In Design: The contemporary explorer

Penny Kogan’s exotic Marco Polo store in Herzliya Pituah is an emporium of Asian art and antiques.

By ORI J. LENKINSKI
January 19, 2012 10:23
3 minute read.
Penny Kogan’s exotic Marco Polo store

Exotic design 311. (photo credit: Courtesy)

Famed explorer Marco Polo (1254- 1324) traveled many, many miles from his native Venice to seek out the wonders of Asia. It took him 24 years of wandering, touring and tasting before he felt ready to return to Europe. His stories sounded almost unbelievable to those he had left behind. Luckily, he amassed a wealth of trinkets and treasures with which he was able to present one of the most impressive show-and-tell displays in history.

Following in his footsteps, merchants rushed to Asia, eager to bring home small tastes of the exotic land.



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Thirteen years ago, Penny Kogan joined the ranks of these tradesmen. In an exhausting and invigorating journey, Kogan began to lay the groundwork for her import emporium, appropriately named Marco Polo. In the years since, Kogan has become an expert on Asian antiques and art, as well as on how to get around with or without a translator.

“Ten years ago in China, I couldn’t find anything,” she laughs. “Now it’s a lot easier for me.”

Based in a dreamlike house in Herzliya Pituah, the store carries refurbished and new furniture and accessories from China, India and Tibet. The large store is chock full of pieces that have been hand selected by Kogan. Once chosen, the goods are refurbished abroad and then imported. In Israel, a staff of carpenters treats and finishes each piece before it can be sold. After purchase, the pieces are tailored to the needs and style of the customers.

Every item in Marco Polo is marked with a tag that indicates the country of origin, year of production and original use. There are tables made of wood that once lined a boat, and doors once used to keep elephants off private property.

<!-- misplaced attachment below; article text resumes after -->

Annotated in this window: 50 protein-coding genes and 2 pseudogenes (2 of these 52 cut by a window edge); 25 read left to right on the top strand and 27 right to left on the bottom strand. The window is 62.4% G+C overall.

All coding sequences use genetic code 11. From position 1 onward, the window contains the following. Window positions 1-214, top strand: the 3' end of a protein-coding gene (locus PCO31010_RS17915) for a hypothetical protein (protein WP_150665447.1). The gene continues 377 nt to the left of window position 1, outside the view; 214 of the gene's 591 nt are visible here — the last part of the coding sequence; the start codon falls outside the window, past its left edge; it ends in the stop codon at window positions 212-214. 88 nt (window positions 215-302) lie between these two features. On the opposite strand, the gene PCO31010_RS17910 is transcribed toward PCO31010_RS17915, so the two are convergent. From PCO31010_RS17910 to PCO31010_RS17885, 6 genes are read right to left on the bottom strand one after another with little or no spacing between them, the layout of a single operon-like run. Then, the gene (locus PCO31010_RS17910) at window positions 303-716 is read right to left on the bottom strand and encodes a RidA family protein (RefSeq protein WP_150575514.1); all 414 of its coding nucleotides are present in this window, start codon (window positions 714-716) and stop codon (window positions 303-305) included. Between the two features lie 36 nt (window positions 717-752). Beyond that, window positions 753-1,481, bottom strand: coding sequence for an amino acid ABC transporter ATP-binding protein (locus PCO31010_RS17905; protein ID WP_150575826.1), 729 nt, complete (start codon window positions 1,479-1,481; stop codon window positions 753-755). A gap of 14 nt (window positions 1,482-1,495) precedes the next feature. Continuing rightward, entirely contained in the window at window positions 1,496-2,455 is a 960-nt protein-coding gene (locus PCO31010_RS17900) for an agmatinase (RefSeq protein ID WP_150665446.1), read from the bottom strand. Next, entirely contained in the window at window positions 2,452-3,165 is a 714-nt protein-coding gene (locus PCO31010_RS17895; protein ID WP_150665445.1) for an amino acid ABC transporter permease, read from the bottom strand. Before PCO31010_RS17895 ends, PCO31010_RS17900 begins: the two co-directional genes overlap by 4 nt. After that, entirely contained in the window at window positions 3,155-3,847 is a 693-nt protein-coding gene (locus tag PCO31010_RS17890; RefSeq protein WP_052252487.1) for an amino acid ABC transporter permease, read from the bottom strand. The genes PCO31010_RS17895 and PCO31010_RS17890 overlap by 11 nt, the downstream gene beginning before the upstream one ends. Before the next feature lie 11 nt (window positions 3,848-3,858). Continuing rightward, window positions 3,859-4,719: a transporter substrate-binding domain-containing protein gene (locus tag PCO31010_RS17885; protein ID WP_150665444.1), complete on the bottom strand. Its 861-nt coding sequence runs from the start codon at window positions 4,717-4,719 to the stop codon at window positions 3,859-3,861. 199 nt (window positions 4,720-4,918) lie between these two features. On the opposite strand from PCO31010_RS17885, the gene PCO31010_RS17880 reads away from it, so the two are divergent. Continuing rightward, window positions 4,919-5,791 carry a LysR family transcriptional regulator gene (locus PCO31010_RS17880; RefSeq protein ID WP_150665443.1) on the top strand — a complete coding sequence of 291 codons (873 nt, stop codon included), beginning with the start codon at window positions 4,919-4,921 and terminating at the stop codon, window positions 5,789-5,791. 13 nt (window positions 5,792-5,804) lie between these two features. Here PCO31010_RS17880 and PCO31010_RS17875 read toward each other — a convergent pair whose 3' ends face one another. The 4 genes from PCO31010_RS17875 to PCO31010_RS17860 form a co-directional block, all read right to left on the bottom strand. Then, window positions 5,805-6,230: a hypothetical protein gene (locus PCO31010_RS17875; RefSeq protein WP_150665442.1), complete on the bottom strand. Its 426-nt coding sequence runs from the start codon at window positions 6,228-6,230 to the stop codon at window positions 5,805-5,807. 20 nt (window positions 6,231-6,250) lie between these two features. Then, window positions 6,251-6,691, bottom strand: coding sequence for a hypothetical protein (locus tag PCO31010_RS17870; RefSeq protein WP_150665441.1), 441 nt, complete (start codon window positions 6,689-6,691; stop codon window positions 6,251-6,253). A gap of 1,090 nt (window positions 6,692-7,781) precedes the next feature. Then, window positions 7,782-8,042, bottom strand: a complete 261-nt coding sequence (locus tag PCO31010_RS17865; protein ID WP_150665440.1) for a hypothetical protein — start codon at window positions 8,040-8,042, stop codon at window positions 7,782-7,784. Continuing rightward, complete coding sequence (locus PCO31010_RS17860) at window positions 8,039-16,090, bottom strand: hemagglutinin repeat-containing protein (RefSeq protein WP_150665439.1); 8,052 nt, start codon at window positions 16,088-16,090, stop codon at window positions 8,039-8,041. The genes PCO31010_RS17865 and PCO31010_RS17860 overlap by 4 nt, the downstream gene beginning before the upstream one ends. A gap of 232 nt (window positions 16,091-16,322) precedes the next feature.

The sheer mass of inventory in Marco Polo is a sight to behold. Kogan explains that a container arrives every two months with new stock. The goods are divided between the store and an additional storage space nearby. Until recently, Kogan kept a portion of the imports for herself, particularly Tibetan antiques.

To welcome in 2012, Kogan decided to curate an exhibition of Tibetan artifacts collected over the course of more than 25 trips there. “Until now I bought these pieces and just kept them for myself,” she says, opening the door to a room full of Tibetan pieces. “Now I have decided to let them be seen.”

Kogan’s love of Tibetan goods dates back to her first moments there more than a decade ago. Over the years, she learned to distinguish the different styles of Tibetan embellishments. “Tibetan goods are characterized by their raised drawings. If you touch the pieces, you will see that they aren’t smooth,” she explains, pointing to an especially vibrant painting. “There are recurring themes in their work, namely flowers and dragons.”

One of the most striking facts about the items on display is the transformation they have undergone since arriving in Israel. As the saying goes, one man’s trash is another man’s treasure. Marco Polo’s exhibition focuses on pieces that are experiencing a second life in Israel. It is fair to say that these pieces have experienced a reincarnation. What was once a rooftop decoration is now a small statue. What once stood as an armoire door now hangs as art on the wall.

“Many of the original pieces didn’t survive,” says Kogan. “Time took hold of them. The bits we have are what we could manage to salvage.”

As she speaks, her hand brushes against a gold and red embossed wooden panel, once the door of a cabinet. “Years ago, this style was all over Tibet; now it’s becoming harder to find. The houses aren’t built like they used to be, which is kind of sad because the old style is beautiful,” she says. “These are one-of-a-kind pieces.”

■ Marco Polo is located at 3 Yohanan Hasandlar Street in Herzliya Pituah. For more information, visit www.marcopolo.co.il.


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